Melanie Eilert: How video games can become more accessible

Melanie Eilert: How video games can become more accessible

Melanie Eilert on the inclusivity and accessibility for gamers with disabilities.

Photo credit: Anna Spindelndreier

I was asked to write a column for the ‘Inclusion’ themed week. Inclusion has been an important topic for me for a long time, and for a few years now I have been trying hard to promote inclusion and to draw attention to problems in the gaming scene. Since I have a physical disability myself, which often causes me to encounter barriers in games, I can draw on a lot of my own experience in this area as an activist for inclusion in gaming.

Especially in the English-speaking world, there are many dedicated people who have been working for inclusion in gaming for much longer. I have only been active in this area since 2017 and I can only say that I stumbled into it during a very exciting time. Of course, there were already some milestones for inclusion before 2017, but particularly in the last three years, inclusion and accessibility has almost become a “trending topic” in the gaming industry.

Not a hotplate – a special Xbox controller!

The Xbox Adaptive Controller (XAC), which was launched at the end of 2018, plays a large part in this. The XAC looks a bit like a mobile hotplate. In addition to the buttons that are integrated into it, 19 external buttons and two USB devices such as joysticks can be connected to it. Thus, on the one hand, it can be used as a complete replacement to the standard controller, and on the other, it can be used via the Xbox accessories app in the so-called Copilot mode to complement a standard or the Elite controller. This makes it possible for gamers to put together a completely individual controller setup to compensate when a standard controller cannot be used or can only be used to a very limited extent due to the disability.

Melly with her Xbox Adaptive Controller and Nintendo Switch. Photo credit: Anna Spindelndreier

Accessibility can be improved in many ways

The Last of Us Part II caused quite a stir in 2020, and I don’t mean the discourse about the story’s development. Naughty Dog introduced some great options for more accessibility back in 2016 with Uncharted 4. They have since raised the bar they set there many times over. Over 60 options were developed together with various disabled people to enable as many people as possible to independently play this game. Particularly impressive were the settings for visually impaired players, which were so helpful that even blind players were able to complete the game on Platinum without assistance.

However, the importance of accessibility in games is also growing in other places. Ubisoft has just advertised a third full-time position as “Accessibility Manager”. EA and Square Enix West, among others, also have people whose job is to support the development teams in making the games playable for as many people as possible. More and more studios are bringing in disabled people during development to advise the teams and assist with playtesting.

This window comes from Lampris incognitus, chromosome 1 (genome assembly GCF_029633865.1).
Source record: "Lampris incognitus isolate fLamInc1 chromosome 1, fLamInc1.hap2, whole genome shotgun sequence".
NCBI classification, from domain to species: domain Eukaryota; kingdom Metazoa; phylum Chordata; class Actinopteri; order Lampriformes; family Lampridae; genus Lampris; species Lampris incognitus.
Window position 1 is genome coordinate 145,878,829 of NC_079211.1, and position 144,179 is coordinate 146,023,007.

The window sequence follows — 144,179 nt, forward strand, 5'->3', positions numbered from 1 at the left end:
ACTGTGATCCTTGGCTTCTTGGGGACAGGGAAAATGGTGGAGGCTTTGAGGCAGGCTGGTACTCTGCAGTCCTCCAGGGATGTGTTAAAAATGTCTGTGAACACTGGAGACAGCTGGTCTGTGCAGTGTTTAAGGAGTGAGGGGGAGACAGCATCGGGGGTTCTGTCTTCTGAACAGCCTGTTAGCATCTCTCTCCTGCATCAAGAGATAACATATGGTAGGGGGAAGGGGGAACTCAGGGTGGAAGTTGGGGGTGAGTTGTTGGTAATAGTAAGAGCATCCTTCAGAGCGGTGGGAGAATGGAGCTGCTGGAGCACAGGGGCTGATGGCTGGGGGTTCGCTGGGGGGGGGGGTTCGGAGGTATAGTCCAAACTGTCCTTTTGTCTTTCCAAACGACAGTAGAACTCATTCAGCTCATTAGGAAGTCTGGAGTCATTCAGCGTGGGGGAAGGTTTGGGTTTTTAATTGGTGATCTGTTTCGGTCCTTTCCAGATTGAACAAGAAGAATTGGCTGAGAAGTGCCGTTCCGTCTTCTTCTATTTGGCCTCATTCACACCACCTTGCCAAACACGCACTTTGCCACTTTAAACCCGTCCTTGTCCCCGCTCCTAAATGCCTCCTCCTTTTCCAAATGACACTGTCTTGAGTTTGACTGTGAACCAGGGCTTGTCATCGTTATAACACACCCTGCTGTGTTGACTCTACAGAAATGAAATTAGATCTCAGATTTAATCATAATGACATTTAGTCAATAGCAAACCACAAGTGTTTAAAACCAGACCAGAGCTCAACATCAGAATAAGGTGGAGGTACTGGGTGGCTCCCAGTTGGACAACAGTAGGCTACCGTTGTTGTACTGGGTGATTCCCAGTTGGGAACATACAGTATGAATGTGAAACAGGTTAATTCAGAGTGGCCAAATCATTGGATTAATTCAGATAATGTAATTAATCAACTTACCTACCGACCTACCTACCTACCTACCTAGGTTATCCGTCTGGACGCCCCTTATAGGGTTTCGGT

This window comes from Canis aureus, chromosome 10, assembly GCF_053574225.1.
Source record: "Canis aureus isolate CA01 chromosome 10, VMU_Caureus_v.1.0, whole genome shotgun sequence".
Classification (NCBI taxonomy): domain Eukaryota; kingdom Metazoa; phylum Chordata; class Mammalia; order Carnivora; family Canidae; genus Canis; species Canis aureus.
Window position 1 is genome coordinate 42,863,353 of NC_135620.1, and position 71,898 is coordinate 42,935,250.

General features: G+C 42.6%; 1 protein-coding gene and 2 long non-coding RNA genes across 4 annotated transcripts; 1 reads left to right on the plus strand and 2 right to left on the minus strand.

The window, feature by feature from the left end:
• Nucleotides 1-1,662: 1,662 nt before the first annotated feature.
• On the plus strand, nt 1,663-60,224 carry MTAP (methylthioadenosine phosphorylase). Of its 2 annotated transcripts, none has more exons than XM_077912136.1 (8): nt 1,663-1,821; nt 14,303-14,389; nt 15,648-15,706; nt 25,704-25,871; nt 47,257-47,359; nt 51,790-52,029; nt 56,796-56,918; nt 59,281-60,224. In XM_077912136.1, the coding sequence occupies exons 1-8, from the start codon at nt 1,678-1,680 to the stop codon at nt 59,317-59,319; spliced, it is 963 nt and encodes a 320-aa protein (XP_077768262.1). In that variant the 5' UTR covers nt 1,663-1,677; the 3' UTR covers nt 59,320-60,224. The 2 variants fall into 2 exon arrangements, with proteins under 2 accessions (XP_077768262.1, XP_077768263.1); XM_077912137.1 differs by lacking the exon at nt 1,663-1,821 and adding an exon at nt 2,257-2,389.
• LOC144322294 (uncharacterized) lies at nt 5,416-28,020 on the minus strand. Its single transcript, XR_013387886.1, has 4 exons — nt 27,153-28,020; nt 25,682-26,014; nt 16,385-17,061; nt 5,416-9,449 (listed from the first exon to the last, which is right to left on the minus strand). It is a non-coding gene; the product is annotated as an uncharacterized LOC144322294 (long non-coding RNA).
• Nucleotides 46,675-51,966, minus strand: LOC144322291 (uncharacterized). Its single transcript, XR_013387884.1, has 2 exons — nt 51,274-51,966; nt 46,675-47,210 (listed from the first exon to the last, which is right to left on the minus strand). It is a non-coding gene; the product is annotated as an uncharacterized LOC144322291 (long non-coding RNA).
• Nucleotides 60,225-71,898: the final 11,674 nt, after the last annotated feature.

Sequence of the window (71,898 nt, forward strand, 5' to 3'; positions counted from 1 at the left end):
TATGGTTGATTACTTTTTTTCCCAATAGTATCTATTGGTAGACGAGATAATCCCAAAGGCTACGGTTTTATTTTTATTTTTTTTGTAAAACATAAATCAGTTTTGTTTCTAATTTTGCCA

The commitment of the aforementioned companies to greater accessibility is also becoming increasingly evident in their marketing. On social media, images are almost consistently posted with alternative text to make them accessible by screen readers for visually impaired people. Game trailers are being subtitled for the deaf and given an audio description so that blind people can follow the scenes more easily. In addition to these steps, which are often highly visible from the outside, there is also a lot happening behind the scenes. For example, there are various conferences within the games industry that address accessibility and promote exchange between developers.

Representation matters

I’ve now written a lot about accessibility. But what about inclusion? For me, inclusion means “everyone has equal rights”. That means that the more people who can play the games, the closer we come to inclusion. But what I also see as an important part of inclusion is good representation. And just in 2020, there was some progress. For example, for an NPC in Marvel’s Avengers who is in a wheelchair, the motion capture was done on a person who is actually in a wheelchair in real life. This is very important for a realistic image, because people who really use a wheelchair have a completely different posture from anyone who just sits in one. In Marvel’s Avengers and Marvel’s Spider-Man Miles Morales, there were one or two scenes where American sign language is incorporated. Such visibility is also important and positive.

At the end of the year, it was time for the annual awards, and here, too, there were small steps towards inclusion. Several major awards, including The Game Awards, introduced a category for the first time that recognized games that stood out for their accessibility innovations. In addition, The Game Awards Show was broadcast for the first time, and even live, with audio description, which also made it more accessible for blind people.

All these milestones would not have been possible to the extent that they were without the cooperation of people with disabilities. So, this is my wish for 2021 and the years to come: Dear developers, dear media professionals and dear award organizing teams, get us disabled gamers on board and work with us to achieve inclusion and accessibility in the gaming industry!

Read more about Melly and her activism for better inclusion in gaming

Hardware and Software for Accessibility
Both, hardware and software are important for accessibility. Photo credit: Anna Spindelndreier

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